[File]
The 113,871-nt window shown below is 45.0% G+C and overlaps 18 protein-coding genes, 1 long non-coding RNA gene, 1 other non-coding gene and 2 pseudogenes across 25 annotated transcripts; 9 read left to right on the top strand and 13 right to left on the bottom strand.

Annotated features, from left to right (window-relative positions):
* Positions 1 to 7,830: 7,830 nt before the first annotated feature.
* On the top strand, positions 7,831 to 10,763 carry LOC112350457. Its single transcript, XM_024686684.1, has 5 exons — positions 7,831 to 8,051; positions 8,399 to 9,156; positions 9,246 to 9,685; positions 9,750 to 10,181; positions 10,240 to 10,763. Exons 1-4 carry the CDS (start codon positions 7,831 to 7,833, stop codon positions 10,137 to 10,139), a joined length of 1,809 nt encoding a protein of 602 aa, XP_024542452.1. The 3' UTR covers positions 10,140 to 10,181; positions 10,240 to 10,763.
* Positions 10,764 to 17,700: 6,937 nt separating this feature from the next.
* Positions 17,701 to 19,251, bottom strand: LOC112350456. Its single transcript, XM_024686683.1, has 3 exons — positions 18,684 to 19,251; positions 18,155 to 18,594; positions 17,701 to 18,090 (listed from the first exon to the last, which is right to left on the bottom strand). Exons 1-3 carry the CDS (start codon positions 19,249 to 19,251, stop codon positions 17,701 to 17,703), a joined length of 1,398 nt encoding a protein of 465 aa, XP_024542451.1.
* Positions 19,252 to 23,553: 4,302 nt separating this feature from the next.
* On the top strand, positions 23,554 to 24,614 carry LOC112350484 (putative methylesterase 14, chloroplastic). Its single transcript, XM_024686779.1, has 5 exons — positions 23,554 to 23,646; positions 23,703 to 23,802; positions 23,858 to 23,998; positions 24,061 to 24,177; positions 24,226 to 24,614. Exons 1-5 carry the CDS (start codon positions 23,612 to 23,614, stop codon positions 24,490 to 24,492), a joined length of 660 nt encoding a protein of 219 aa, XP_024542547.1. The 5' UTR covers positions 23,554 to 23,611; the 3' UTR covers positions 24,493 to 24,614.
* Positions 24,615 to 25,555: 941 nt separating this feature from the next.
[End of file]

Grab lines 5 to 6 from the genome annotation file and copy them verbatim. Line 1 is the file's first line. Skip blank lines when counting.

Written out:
* Positions 10,764 to 17,700: 6,937 nt separating this feature from the next.
* Positions 17,701 to 19,251, bottom strand: LOC112350456. Its single transcript, XM_024686683.1, has 3 exons — positions 18,684 to 19,251; positions 18,155 to 18,594; positions 17,701 to 18,090 (listed from the first exon to the last, which is right to left on the bottom strand). Exons 1-3 carry the CDS (start codon positions 19,249 to 19,251, stop codon positions 17,701 to 17,703), a joined length of 1,398 nt encoding a protein of 465 aa, XP_024542451.1.